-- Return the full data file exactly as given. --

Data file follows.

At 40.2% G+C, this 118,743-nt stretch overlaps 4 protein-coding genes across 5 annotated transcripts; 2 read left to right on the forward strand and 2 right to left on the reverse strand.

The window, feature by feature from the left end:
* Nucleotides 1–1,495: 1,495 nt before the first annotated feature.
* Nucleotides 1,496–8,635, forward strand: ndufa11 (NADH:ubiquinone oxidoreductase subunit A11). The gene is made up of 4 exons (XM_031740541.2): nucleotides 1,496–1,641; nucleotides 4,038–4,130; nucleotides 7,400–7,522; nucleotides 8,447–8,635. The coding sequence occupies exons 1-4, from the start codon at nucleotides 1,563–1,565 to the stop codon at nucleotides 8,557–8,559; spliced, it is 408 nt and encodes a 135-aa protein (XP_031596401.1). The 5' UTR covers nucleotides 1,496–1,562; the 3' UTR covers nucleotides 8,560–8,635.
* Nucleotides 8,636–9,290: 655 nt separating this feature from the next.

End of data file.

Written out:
At 40.2% G+C, this 118,743-nt stretch overlaps 4 protein-coding genes across 5 annotated transcripts; 2 read left to right on the forward strand and 2 right to left on the reverse strand.

The window, feature by feature from the left end:
* Nucleotides 1–1,495: 1,495 nt before the first annotated feature.
* Nucleotides 1,496–8,635, forward strand: ndufa11 (NADH:ubiquinone oxidoreductase subunit A11). The gene is made up of 4 exons (XM_031740541.2): nucleotides 1,496–1,641; nucleotides 4,038–4,130; nucleotides 7,400–7,522; nucleotides 8,447–8,635. The coding sequence occupies exons 1-4, from the start codon at nucleotides 1,563–1,565 to the stop codon at nucleotides 8,557–8,559; spliced, it is 408 nt and encodes a 135-aa protein (XP_031596401.1). The 5' UTR covers nucleotides 1,496–1,562; the 3' UTR covers nucleotides 8,560–8,635.
* Nucleotides 8,636–9,290: 655 nt separating this feature from the next.